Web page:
It was a memorable journey from beginning to end, and I doubt not that through the efforts of my brother much was afterward done to awaken Christian love and sympathy for the red man. He was true to his promise and in his loyalty to me; for Calvary Church came to my relief more than once, and saved the Indians from suffering and myself from heartsickness.

Some frightful scenes had taken place in Colorado; and some terrible wrongs had been committed against the Sioux and the Dakotas. I had investigated them, and as I knew that my brothers, the Bishop of Colorado and the Bishop of Nebraska, had not, I deemed it unfair to make them responsible for my statement, so I said to them, "I will write a report and present it to the Board, and state that I am responsible for its contents."

I read this report at a meeting of the Board of Missions, held in the Church of the Transfiguration, New York, October, 1868. There was a large congregation present; and as I told the awful story, men and women wept. When I finished, Bishop Whittingham, who presided, came quickly to the front of the chancel and said, in tones full of emotion:--

"My brother has not told you all. I have seen him go three times every year to Washington to plead for these red men, and I have seen him going back with his poor, crushed heart." Raising his hands, he exclaimed: "I tell you here, in the presence of Almighty God, that I shall work with him and stay up his hands, that in the day of Judgment their blood shall not be on my head."

On my way to New York to deliver this report I read portions of it to some gentlemen who advised me to omit the blackest charges, on the ground that it might place me in personal danger. I replied:--

"They are true, and the nation needs to know them f And so help me God, I will tell them, if I am shot the next minute!"

At the request of Peter Cooper I read the report in the Cooper Institute to a gathering of clergy of different communions. It led to the organization of the Indian Peace Commission.

The Sioux Indians were removed to Crow Creek in Dakota in 1863, and with them many of our Christian Indians who were joined later by the Indians whom I had taken to Faribault. The Rev. Dr. Hare paid me a visit shortly after the Sioux outbreak, and showed much interest in the welfare of the Indians. He was deeply interested in missionary work, and as the Secretary of Foreign Missions won the love of the Church. I had the pleasure of nominating him to the House of Bishops as the Bishop of Niobrara, and he was consecrated in Philadelphia, January 9, 1873, upon which occasion I preached the sermon and joined in his consecration.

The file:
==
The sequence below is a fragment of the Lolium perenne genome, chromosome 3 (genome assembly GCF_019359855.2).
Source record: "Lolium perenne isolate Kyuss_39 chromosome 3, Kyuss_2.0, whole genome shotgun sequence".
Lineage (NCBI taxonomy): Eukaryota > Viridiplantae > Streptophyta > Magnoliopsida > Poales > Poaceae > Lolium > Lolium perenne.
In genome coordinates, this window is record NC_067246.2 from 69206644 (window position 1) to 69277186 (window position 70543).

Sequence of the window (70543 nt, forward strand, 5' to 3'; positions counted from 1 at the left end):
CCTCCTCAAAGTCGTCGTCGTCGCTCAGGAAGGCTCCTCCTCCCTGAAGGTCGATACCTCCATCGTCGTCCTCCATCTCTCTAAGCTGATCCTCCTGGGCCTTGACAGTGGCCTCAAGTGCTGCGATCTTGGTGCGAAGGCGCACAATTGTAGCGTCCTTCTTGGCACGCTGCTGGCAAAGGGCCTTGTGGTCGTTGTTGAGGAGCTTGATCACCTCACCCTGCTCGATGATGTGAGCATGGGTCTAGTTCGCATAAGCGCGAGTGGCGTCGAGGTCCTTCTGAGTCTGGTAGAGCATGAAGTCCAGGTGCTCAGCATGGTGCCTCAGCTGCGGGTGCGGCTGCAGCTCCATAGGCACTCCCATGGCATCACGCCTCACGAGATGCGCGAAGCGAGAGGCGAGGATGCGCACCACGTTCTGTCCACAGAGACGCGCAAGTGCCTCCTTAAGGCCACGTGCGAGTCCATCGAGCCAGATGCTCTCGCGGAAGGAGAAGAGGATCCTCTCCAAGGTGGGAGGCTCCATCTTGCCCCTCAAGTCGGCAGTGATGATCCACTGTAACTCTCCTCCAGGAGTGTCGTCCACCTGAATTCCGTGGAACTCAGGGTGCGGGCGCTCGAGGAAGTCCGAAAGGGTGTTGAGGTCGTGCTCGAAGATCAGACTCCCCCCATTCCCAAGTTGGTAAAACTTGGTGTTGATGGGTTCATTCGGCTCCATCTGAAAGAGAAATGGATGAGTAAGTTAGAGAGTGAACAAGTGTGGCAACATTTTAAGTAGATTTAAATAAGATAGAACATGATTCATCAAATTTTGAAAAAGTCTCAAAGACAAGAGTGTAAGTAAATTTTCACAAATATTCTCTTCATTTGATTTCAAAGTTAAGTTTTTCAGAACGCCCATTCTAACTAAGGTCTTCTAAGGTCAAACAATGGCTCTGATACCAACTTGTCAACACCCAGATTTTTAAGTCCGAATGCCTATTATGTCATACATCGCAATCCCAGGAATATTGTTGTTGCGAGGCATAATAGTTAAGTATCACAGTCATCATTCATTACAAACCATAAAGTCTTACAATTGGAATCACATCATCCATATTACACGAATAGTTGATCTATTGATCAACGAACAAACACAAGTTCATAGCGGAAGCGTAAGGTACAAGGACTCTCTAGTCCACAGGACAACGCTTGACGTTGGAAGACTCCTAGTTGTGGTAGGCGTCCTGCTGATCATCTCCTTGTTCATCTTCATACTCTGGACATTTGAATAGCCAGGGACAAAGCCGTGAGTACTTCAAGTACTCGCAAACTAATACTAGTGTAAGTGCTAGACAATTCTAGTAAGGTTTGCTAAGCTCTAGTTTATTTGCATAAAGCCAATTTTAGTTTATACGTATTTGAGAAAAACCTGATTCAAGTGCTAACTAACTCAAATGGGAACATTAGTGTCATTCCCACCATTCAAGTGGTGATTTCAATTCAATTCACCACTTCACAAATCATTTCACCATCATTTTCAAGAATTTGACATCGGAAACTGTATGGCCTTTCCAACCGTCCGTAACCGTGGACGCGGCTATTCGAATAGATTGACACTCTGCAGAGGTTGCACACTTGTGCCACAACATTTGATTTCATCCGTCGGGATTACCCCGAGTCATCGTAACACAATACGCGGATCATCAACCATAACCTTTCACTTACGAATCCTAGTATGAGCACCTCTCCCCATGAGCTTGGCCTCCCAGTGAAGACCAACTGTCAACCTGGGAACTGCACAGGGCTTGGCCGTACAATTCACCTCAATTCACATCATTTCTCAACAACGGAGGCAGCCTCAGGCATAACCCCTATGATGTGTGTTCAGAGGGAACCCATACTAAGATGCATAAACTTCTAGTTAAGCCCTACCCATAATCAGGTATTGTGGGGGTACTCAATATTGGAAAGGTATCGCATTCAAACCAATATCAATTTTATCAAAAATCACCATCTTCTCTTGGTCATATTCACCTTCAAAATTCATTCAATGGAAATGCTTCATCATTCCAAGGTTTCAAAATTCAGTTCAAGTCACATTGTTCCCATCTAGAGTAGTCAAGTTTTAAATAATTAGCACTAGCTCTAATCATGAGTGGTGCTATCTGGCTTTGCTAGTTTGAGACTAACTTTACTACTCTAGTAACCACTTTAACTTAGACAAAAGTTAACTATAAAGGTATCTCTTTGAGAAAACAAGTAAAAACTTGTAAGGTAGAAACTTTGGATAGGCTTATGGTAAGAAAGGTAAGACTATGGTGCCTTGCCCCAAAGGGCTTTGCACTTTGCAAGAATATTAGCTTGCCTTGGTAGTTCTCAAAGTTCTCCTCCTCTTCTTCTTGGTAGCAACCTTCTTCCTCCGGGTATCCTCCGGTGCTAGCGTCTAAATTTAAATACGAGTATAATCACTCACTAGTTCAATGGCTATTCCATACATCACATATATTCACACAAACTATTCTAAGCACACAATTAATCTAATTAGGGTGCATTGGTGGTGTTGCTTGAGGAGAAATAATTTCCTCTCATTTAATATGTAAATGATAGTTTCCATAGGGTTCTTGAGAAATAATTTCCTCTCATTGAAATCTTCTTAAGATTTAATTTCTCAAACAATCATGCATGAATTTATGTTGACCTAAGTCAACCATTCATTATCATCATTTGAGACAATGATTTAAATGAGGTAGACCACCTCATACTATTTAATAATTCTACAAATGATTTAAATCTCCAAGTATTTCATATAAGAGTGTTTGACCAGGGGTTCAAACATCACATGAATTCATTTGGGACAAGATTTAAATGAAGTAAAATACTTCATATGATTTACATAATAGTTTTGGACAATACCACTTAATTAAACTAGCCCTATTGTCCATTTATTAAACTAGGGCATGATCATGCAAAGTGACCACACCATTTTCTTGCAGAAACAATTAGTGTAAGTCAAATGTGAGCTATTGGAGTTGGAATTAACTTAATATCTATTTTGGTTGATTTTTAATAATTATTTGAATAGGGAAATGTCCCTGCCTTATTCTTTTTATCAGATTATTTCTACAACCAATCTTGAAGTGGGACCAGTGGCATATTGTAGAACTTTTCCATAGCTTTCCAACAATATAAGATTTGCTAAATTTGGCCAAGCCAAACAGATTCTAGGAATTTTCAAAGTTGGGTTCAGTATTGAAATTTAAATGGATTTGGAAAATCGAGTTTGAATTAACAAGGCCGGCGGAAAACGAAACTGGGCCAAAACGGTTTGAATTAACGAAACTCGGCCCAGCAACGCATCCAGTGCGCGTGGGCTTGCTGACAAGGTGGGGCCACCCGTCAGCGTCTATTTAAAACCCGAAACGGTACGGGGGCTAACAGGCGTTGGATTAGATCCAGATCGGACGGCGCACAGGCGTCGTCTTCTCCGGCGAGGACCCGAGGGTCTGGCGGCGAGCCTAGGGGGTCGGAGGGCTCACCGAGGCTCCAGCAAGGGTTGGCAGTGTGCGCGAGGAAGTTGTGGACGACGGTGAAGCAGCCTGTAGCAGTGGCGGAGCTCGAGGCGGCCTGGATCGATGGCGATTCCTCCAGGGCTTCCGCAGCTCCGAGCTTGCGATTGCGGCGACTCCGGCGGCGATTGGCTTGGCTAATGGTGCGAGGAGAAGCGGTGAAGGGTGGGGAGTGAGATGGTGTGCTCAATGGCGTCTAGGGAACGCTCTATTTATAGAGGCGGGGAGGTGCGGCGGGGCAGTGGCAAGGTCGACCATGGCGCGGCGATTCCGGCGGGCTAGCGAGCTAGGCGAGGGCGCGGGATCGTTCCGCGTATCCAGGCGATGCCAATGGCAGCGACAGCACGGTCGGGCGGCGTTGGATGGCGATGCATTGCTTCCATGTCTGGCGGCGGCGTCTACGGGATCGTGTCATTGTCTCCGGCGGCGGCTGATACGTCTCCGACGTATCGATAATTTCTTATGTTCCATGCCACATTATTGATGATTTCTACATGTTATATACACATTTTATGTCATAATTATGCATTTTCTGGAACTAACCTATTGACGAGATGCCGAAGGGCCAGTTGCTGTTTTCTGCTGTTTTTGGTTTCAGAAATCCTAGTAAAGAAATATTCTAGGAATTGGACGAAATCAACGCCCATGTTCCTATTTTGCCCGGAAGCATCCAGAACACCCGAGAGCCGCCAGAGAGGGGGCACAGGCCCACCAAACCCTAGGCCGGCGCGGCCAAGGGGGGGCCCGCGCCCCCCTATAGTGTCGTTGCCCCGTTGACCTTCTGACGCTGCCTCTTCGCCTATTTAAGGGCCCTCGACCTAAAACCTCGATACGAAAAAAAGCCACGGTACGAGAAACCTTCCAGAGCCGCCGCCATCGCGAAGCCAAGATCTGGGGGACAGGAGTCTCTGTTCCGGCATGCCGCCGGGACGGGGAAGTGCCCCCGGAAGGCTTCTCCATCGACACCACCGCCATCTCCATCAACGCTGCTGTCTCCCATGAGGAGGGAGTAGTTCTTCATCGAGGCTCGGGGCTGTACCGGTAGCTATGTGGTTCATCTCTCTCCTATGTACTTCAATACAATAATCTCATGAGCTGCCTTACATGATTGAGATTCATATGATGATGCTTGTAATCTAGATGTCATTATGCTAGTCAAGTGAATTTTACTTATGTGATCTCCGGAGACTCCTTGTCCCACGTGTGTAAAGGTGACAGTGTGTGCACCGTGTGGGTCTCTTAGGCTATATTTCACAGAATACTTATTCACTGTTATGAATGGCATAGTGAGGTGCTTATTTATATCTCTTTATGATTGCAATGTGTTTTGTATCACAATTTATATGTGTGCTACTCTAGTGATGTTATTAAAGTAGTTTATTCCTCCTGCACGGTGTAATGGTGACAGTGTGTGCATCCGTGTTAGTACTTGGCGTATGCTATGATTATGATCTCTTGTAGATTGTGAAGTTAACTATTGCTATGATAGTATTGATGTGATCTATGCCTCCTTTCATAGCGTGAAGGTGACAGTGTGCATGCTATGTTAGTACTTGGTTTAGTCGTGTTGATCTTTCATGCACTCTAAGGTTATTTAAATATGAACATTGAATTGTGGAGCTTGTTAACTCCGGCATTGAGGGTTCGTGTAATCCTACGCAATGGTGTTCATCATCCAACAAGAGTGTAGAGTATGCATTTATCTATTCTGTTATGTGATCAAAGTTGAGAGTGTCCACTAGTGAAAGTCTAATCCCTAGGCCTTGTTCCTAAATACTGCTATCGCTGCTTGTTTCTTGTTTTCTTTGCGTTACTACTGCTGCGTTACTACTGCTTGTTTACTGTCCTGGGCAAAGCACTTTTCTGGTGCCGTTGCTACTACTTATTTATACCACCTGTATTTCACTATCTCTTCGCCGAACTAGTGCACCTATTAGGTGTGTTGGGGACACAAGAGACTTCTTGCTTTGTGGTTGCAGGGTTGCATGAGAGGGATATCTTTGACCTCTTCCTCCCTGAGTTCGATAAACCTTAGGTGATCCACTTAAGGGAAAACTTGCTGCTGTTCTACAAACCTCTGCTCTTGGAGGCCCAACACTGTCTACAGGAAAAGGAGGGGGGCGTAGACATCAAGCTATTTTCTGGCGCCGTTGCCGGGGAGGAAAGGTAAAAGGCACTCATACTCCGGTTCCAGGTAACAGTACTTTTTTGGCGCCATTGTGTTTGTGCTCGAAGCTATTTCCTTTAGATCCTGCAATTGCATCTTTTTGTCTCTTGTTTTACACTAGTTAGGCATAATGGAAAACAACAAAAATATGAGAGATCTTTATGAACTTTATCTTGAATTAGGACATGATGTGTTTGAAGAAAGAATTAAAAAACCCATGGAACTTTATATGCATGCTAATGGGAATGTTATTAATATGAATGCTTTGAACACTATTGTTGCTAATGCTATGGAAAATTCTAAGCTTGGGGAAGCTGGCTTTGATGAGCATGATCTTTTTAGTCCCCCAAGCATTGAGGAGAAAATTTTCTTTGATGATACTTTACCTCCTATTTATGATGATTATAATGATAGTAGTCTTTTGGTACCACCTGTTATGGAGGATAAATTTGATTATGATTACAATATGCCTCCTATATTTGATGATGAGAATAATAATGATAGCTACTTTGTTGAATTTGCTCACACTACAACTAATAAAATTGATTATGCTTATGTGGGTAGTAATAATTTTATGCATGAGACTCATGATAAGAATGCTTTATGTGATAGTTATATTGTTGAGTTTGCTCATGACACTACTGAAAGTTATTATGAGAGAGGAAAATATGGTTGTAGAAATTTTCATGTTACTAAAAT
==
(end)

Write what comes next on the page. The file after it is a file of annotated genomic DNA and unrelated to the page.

It has been a cause of devout gratitude to God that I was permitted to plant the first mission of our Church among the Dakotas, a mission which has been signally blessed under the wise administration of Bishop Hare.

After a visit of the Misses Biddle of Philadelphia to our Sioux Mission in 1862, Mr. William Welsh of Philadelphia, the founder of the church at German-town, became interested in Indian missions. In the early beginning of the work in Dakota under Mr. Hinman, and afterward under Bishop Hare, Mr. Welsh contributed generous sums of money for the temporal and spiritual welfare of the Indians in Dakota, and labored for the reform of the Indian system, which interest was kept up till his death.

For many years I had believed that the Chippewas would be removed to a new reservation. I had asked them where the best lands were in the Chippewa country, and without exception they told me that they were in the tract near White Earth Lake. When the time came to make a new treaty, we were able to secure this country for them. After the treaty was made I visited the Chippewas and was met by a storm of opposition, on the ground that if they left the graves of their fathers it would be the first march toward the setting sun. Nebuneshkung (baptized Isaac Tuttle), the head soldier of Hole-in-the-day, said to them:--

"Kichimekadewiconaye has not a forked tongue. My people are looking in a grave. If we go to this new country we shall be saved. You say you will kill any man who goes to White Earth? "He drew his knife and continued, "You know me--I am going to White Earth, and I will kill any man who would murder me."